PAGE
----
As they learn that adults can help them and choose to help them, youth may begin to state their needs appropriately and collaboratively. Their consideration and care for others, as well as themselves, increases. Youth engaged in respectful alliances are less likely to hide and more likely to take responsibility for both their problems and their gifts. As ownership for personal problems develops, so too does the ability to accept the mistakes and choices of others.

As a complement to tolerance, these youth begin to understand and seek forgiveness from others. Emotional management increases as youth move beyond the need to protect themselves and begin to deal with the reality of their lives. They also learn to better manage anger, disappointment, confusion, and rejection.

One of the goals in human-to-human Join-Up, then, is to create, through communication and behavior, situations where the satisfaction of cooperation outweighs the negative reaction to unnatural conditions.
 — Monty Roberts

Understanding private logic, responding to resistance, and building connection are necessary in helping an adult-wary adolescent change how he or she reacts to their environment. Going a step further and unleashing the “inside kid” requires four critical skill sets: connecting, clarifying, decoding, and responding.

1. Connection skills
Jennifer is a 15-year-old youth I encountered in the hall on the way to my office. She demanded my attention because she perceived herself as being assaulted by another female her age in the hall. How did I make myself present to her and avail myself of the opportunity to hear the “inside kid”?

Attending: It’s crucial to tune in to Jennifer’s frequency and reduce the noise both of us bring to the table. This skill also involves observing Jennifer and how she engages or attempts to disengage me. This is an adjustment skill where the fine-tuning happens inside the head and heart of the youth worker.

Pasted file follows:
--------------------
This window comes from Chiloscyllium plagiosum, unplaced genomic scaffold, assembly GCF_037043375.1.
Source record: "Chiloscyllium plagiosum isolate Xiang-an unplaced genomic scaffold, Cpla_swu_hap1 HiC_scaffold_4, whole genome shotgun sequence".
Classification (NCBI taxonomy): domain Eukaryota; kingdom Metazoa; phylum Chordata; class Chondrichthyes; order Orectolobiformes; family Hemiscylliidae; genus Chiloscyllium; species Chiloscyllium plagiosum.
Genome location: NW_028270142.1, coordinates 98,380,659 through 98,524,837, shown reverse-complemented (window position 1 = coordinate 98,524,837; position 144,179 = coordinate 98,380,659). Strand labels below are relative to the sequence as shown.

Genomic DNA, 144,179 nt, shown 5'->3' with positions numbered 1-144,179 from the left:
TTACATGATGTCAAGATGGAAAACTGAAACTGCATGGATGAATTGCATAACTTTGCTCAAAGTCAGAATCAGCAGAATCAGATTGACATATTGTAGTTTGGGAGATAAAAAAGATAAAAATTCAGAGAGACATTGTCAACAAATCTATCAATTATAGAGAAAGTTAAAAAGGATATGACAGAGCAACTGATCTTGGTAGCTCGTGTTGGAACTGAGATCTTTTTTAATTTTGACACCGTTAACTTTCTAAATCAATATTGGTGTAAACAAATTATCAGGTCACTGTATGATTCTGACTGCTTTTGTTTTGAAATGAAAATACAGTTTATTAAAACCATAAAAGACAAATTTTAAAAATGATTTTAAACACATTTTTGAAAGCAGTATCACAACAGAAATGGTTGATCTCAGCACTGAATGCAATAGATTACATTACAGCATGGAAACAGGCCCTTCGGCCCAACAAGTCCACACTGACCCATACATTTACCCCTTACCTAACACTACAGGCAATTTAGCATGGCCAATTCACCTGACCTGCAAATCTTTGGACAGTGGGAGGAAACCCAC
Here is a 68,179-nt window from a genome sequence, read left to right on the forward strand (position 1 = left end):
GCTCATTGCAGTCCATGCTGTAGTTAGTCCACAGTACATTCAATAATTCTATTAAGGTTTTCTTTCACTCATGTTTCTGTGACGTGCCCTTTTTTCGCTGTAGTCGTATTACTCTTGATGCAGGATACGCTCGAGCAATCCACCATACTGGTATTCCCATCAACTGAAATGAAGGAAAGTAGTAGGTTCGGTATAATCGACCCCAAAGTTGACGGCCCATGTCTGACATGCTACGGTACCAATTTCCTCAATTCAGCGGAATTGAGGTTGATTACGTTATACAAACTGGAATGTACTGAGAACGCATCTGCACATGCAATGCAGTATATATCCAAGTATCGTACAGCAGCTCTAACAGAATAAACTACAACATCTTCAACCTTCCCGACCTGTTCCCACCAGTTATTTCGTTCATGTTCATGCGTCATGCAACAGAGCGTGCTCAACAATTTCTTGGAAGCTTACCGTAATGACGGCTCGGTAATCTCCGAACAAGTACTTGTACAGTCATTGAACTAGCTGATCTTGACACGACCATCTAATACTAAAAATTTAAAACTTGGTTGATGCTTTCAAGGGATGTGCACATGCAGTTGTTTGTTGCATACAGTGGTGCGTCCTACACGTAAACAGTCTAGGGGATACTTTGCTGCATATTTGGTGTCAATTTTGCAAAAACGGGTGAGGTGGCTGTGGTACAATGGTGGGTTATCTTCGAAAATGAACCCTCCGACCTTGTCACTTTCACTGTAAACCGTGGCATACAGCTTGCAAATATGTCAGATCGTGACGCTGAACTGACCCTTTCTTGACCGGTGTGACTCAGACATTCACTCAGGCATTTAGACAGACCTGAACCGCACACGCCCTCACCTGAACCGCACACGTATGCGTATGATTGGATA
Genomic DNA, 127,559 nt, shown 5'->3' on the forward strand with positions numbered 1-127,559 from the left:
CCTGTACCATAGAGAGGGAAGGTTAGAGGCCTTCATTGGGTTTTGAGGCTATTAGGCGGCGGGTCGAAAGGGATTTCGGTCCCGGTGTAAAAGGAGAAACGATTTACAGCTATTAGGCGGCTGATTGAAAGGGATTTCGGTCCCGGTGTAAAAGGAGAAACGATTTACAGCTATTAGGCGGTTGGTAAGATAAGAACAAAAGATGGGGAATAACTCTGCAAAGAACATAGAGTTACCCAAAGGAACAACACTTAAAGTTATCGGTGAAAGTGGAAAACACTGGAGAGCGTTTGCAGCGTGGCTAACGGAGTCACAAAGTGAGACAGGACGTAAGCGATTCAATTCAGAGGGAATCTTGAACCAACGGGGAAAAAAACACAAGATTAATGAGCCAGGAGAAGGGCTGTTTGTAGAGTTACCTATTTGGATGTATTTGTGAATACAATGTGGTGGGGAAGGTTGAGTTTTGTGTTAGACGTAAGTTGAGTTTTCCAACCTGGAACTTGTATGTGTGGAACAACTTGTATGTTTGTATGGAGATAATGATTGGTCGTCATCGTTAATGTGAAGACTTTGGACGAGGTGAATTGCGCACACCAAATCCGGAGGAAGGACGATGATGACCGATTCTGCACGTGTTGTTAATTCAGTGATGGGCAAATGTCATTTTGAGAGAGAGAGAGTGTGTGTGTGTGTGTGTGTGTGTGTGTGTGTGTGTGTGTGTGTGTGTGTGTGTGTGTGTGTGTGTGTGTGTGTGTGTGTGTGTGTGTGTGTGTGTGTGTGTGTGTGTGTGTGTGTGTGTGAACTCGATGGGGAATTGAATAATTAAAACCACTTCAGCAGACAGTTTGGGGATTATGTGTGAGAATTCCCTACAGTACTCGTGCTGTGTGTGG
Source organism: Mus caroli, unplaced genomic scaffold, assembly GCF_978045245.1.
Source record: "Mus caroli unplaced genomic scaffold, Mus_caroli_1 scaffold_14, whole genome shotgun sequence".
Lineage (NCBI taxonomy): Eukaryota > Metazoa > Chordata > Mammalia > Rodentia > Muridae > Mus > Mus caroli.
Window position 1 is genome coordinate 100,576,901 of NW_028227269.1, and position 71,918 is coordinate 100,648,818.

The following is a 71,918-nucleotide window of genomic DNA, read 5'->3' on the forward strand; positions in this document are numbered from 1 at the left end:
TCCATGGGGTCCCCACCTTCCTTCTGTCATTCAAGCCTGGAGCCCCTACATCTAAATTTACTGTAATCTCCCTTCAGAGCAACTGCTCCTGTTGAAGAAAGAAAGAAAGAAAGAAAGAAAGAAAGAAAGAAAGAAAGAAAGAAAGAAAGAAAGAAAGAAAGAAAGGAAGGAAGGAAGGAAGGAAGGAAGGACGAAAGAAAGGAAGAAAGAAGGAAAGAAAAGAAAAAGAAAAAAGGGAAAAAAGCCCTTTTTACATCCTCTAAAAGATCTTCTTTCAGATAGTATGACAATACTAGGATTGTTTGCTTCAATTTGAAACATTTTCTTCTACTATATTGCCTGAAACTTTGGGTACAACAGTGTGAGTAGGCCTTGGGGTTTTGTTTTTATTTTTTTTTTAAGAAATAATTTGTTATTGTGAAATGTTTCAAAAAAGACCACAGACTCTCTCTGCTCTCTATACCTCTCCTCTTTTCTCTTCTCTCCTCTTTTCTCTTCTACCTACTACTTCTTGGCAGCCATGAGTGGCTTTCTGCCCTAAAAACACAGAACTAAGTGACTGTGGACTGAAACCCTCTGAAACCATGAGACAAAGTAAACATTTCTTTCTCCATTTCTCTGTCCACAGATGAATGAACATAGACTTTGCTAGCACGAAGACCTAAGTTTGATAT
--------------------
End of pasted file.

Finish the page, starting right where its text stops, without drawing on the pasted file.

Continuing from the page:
Assessing: A couple of things need to happen here. First, I need to try to determine what behaviors Jennifer uses to get what she wants while defending herself against what she doesn’t want. I also have to look at Jennifer — how she dresses, her “style,” her language, her interests — to find a place to begin conversation. This process helps determine how Jennifer’s private logic connects to my effective evaluation, which in turn will drive my style of interaction.

Accessing: You’ll use this same skill to engage a student in crisis. Here, we use it to check Jennifer and press for a reaction. Accessing is twofold: present yourself as respectful and safe. At the same time, you have to be different enough that you create a need for the student to know more about what you have to say.

2. Clarifying skills
Jennifer has a story. Given the right circumstances, she would like to tell it. These skills help us elicit a youth’s drama.

Inquiring: Well-formed and carefully placed questions have the potential for unlocking dusty corners in a child’s untold story. It is the youth worker’s ability to utilize open questions that bring to the surface rich, lengthy descriptions. Closed questions will help to focus and sharpen various aspects of the story.

Timelining: As youth workers, we must hear each kid’s story from his or her perspective. Sequencing that story into meaningful chunks will provide some insight — at least to the worker. It is corrective when the youth worker has the ability to link sequences and get feedback from the young person.

Reframing: Finding strengths — even in a youth’s troubling responses — is key. Reframing involves searching out the hidden, positive intention behind shabby behavior or finding the right context for poor, but resilient, responses.

3. Decoding skills